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What type of personality make of the majority of bitcoin users?
What is the average wealth and social status of a bitcoin user?
how many bitcoin miners does it take to plug in a lightbulb?

yes they are good questions. but they are more sociological, then Computer Science.
and OP is studying Computer Science

At what point will Artificial Intelligence induce a home computer to steal it's owners bitcoins and go on a self determined shopping spree for hardware upgrades?

Why does Bitrebel have 65+ Ignores?
Because Bitrebel says things that some people do not want YOU to hear.
qikaifu
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August 08, 2011, 08:46:27 AM
 #6

How to audit a 3rd party bitcoin bank have the bitcoin they claim to have.
make it 100% sure, without any possible cheating method
make it 100% safe, not allowing the auditor take away the bitcoins.

If you see any of my suggestions useful, please donate me. http://btc.to/ec
Stephen Gornick
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August 08, 2011, 10:56:34 AM
 #7

this is a thread where we can collect topics to research on and (maybe) discuss their relevance.

Related:
 - http://en.bitcoin.it/wiki/Research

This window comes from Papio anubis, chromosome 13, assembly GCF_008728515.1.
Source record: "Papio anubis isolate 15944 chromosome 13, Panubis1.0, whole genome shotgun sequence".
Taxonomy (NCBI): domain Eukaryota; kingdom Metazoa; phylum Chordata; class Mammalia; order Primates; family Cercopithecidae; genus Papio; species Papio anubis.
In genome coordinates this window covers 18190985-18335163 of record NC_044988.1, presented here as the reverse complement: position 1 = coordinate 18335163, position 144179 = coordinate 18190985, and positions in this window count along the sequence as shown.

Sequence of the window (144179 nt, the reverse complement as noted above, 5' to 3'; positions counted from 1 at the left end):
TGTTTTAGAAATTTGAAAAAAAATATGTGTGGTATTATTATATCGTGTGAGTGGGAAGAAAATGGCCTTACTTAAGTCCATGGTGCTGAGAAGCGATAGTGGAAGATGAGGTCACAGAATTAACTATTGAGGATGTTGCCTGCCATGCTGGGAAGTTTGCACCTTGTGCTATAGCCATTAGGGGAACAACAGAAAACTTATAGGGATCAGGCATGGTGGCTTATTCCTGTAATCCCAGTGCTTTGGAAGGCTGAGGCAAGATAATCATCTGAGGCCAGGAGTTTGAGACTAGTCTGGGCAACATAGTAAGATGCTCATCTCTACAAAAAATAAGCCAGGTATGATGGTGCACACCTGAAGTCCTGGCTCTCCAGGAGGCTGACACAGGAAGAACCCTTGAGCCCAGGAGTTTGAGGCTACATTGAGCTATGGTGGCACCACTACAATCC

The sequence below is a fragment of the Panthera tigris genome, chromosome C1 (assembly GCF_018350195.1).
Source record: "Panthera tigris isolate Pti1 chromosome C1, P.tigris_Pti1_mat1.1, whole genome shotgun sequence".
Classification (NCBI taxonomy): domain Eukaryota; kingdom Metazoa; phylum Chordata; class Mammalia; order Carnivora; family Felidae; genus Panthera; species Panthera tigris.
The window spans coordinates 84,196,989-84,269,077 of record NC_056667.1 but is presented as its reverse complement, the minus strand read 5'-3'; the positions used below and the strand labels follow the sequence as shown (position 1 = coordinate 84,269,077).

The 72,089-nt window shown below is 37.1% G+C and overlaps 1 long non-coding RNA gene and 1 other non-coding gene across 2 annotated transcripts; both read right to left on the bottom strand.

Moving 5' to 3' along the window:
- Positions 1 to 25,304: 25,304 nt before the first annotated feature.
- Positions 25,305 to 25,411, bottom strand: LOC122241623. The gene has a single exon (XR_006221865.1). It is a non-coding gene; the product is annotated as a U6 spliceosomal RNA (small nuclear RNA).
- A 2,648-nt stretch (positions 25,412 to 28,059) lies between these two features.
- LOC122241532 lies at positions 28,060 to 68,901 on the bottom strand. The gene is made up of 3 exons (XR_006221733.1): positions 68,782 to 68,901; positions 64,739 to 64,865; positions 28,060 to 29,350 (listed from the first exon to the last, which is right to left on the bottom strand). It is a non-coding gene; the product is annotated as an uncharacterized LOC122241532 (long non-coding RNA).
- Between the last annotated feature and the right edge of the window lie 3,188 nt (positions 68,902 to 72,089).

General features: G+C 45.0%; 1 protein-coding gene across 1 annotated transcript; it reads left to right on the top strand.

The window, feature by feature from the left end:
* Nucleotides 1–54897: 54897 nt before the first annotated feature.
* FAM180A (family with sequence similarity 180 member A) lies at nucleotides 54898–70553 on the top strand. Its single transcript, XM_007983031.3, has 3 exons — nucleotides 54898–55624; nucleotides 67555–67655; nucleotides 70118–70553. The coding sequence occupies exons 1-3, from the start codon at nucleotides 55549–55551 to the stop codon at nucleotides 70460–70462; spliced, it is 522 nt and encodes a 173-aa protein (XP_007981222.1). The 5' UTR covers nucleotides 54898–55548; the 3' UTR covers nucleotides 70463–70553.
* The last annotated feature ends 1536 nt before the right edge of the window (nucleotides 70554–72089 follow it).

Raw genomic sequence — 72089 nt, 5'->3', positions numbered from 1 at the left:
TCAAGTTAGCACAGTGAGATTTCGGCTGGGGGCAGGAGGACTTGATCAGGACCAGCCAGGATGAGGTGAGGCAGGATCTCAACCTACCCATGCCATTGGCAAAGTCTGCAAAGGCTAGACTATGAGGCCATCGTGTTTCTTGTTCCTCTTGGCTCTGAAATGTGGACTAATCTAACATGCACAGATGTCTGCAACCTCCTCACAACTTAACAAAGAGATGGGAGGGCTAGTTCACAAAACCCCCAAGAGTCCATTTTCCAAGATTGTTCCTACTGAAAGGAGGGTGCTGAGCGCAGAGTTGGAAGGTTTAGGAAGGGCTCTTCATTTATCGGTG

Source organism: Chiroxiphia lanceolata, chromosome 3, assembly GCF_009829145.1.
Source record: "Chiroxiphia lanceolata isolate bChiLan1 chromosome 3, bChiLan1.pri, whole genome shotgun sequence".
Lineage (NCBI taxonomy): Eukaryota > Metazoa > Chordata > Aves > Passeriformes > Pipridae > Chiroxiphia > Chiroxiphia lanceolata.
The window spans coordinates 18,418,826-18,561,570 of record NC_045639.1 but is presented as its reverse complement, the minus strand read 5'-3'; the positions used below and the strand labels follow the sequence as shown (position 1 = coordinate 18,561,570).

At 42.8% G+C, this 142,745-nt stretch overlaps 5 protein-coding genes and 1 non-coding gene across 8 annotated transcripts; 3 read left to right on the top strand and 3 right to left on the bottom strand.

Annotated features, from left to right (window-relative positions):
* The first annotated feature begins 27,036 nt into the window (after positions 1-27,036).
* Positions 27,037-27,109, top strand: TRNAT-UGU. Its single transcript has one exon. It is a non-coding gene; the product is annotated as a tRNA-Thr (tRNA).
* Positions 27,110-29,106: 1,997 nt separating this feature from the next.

Sedo
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August 08, 2011, 11:44:28 AM
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What type of personality make of the majority of bitcoin users?
What is the average wealth and social status of a bitcoin user?
how many bitcoin miners does it take to plug in a lightbulb?

yes they are good questions. but they are more sociological, then Computer Science.
and OP is studying Computer Science

No problem. It is not just about my research. Maybe there are people from other fields than Computer Science willing and able to research.

some stuff on blocks.
like the reorg.
or block chaining.

Yeah that is a pretty interesting part. You mean the "Processing Power"-democracy and its robustness, security and implications? Maybe a researcher could abstract into Blockchain-based systems in general. Or describe scenarios and possible outcomes if there is a conflict between two or more "miner"-groups about the bitcoin protocol. Or research, how much of a democracy it will really be (in case of mass adoption of Bitcoin), meaning, is there not going to be a "elite" of few big miners that have all the power?